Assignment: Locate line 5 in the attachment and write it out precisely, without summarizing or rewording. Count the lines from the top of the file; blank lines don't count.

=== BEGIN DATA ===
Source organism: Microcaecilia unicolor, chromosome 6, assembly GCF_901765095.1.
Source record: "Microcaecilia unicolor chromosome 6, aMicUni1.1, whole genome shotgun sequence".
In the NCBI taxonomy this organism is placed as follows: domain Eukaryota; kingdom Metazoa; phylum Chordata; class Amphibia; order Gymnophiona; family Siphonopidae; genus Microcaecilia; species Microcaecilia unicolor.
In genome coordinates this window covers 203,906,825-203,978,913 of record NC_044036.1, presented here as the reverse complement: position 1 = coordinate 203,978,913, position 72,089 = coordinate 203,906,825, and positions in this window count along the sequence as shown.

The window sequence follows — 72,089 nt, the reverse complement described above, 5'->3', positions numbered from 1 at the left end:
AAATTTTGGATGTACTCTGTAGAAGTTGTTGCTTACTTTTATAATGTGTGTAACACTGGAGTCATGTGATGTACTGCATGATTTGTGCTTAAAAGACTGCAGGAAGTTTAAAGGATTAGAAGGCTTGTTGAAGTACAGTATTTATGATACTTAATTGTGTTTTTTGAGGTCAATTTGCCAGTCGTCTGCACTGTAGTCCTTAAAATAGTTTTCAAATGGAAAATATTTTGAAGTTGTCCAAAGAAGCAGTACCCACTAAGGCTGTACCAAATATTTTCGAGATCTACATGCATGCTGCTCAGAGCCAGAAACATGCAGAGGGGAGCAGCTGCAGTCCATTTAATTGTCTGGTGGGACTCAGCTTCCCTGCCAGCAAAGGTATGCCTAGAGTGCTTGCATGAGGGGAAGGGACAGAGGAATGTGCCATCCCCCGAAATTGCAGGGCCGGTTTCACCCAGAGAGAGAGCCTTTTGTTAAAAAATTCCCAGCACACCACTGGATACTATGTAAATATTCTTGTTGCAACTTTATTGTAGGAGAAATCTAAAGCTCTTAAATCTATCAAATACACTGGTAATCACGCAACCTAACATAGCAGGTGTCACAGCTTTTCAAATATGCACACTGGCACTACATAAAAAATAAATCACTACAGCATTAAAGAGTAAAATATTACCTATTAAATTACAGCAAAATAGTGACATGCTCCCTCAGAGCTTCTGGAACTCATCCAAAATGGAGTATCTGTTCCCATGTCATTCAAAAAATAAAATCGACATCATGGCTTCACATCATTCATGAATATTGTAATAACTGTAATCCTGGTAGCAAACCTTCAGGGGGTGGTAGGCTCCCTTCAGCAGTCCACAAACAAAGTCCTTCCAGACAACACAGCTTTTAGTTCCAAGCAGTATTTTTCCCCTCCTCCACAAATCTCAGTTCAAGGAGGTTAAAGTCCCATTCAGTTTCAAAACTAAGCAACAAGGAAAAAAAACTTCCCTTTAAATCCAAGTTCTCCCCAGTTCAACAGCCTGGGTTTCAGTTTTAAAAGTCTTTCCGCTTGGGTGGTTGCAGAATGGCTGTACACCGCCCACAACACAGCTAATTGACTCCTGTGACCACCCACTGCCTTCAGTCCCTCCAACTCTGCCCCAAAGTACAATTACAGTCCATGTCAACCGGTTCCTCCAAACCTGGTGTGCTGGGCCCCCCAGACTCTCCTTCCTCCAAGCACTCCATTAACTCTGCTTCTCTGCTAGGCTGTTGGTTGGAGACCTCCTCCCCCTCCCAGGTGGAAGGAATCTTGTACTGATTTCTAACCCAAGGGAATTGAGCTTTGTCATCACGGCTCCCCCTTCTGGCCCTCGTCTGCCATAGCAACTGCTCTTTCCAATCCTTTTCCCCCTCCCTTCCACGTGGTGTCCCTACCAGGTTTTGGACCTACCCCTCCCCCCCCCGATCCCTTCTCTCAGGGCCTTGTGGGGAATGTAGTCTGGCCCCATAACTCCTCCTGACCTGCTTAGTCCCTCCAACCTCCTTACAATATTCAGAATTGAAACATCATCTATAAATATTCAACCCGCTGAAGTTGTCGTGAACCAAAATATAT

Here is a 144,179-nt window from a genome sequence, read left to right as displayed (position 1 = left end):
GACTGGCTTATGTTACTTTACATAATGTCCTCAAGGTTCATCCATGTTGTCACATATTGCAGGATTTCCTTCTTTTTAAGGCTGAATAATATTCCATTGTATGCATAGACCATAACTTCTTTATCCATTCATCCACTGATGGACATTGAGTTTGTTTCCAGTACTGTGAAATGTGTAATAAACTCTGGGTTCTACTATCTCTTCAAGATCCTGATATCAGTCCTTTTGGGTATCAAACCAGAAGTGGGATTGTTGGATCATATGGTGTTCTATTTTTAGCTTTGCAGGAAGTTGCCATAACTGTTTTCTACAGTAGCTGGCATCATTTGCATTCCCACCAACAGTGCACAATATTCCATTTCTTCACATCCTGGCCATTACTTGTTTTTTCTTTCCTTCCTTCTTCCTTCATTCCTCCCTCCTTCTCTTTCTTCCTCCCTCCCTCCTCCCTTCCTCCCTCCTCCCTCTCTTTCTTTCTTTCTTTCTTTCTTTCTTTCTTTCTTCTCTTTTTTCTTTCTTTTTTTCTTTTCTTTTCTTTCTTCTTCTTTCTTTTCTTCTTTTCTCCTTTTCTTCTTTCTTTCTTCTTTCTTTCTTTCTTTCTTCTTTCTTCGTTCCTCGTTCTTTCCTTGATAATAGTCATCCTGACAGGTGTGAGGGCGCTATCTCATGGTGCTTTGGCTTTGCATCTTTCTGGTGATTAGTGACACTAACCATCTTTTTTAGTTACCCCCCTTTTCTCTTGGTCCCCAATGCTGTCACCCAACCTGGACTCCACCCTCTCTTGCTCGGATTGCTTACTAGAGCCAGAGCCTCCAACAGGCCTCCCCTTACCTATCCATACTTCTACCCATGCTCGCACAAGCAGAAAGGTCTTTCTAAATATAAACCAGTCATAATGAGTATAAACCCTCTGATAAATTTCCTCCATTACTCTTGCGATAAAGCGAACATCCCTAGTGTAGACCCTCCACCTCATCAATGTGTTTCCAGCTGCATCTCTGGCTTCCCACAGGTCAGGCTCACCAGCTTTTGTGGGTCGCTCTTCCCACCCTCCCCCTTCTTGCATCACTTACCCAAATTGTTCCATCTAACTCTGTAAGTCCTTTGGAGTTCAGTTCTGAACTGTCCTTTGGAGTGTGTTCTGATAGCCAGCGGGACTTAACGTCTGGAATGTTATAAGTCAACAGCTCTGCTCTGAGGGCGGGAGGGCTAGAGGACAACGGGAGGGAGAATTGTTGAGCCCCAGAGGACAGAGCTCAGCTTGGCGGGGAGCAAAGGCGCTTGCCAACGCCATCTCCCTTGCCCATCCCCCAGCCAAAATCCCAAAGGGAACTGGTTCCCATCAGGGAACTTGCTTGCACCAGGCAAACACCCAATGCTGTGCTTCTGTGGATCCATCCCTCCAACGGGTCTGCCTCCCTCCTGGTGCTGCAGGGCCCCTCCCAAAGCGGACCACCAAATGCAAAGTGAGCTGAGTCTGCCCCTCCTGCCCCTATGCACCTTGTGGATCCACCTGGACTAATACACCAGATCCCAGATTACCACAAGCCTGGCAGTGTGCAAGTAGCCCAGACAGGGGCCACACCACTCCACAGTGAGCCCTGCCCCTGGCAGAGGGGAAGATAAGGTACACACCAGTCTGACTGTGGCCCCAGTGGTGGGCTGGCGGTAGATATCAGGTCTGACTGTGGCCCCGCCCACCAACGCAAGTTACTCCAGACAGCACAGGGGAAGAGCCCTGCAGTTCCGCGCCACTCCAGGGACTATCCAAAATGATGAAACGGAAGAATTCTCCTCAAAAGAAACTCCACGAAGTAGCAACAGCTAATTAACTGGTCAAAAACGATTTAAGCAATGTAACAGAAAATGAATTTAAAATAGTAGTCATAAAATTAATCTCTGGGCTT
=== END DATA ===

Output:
The window sequence follows — 72,089 nt, the reverse complement described above, 5'->3', positions numbered from 1 at the left end: